You may qualify for these credits even if you installed your furnace years ago.  We will be calling our customers in the next few weeks to let you know if the furnace you already installed qualifies for the credit.  Furthermore, most of the furnaces we sell qualify for the credit also.  Please don’t hesitate to give us a call, we will take care of you.  Details about the IRS tax credit are below:




As part of the recently passed American Tax Payer Relief Act of 2012, Congress modified and extended its energy efficiency tax credits for appliances, new homes and retrofits to existing homes, which includes the 25C heating and cooling equipment tax incentive for 2012 through 2016. Thanks to the federal legislation retroactively extending previously available tax credits, homeowners may be eligible for a tax credit if they purchase certain types of heating, ventilation and air conditioning (HVAC) systems, water heating equipment, or make other energy-related improvements to their homes between January 1, 2012 and December 31, 2016. The new legislation extends the cumulative cap of a $500* maximum tax credit.



Geothermal tax credits are also available for home owners who install geothermal heating and cooling systems through the Energy Improvement and Extension Act of 2008 (H.R. 1424). H.R. 1424 offers a onetime tax credit of 30% of the total investment for homeowners who install residential ground loop or ground water geothermal heat pumps that meet or exceed Energy Star requirements and are installed after December 31, 2007. The tax credit is available through December 31, 2016. Consult your local tax professional for advice on taking advantage of this tax credit.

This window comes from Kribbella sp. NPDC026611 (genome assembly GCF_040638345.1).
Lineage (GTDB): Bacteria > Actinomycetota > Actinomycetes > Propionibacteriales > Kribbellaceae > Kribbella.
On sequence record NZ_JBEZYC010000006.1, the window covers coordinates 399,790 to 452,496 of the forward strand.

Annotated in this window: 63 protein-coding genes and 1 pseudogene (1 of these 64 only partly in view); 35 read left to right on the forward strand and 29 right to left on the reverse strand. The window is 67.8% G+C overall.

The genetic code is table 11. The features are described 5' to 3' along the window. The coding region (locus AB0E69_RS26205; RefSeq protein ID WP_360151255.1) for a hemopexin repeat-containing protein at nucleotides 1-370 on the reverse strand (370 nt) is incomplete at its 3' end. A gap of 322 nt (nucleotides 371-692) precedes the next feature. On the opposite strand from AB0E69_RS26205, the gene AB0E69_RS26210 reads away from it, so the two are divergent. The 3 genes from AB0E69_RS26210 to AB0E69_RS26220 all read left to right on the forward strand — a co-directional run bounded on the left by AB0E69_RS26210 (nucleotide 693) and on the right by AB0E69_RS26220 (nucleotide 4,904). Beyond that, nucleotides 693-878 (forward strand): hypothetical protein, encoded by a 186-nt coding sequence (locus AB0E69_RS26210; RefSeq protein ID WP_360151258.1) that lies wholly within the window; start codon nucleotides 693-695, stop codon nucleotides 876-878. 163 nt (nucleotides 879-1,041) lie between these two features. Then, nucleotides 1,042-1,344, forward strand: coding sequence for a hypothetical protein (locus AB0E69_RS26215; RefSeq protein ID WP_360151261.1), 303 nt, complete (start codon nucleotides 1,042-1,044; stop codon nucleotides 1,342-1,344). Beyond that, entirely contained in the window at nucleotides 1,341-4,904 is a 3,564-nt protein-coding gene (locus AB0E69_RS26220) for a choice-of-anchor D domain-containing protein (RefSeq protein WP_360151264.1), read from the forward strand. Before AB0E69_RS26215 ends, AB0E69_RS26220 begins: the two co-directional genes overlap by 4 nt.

For qualified HVAC improvements, homeowners may be able to claim 25C tax credits equal to 10 percent of the installed costs (up to $500 maximum*). The extended tax credit is in effect for all qualifying systems and products installed during the 2012 through 2016 calendar years and expires on December 31,2016. For qualified geothermal improvements, homeowners may be able to claim HR 1424 tax credits equal to 30% of the total installed cost. Subject to IRS regulations, tax credits apply as a direct reduction of taxes owed. The IRS has directed taxpayers to use Form 5695 to calculate and file for their residential energy credits. Customers should consult with a tax professional to fully understand how the tax credits may apply to you, what you can do to obtain one, and for advice on tax preparation.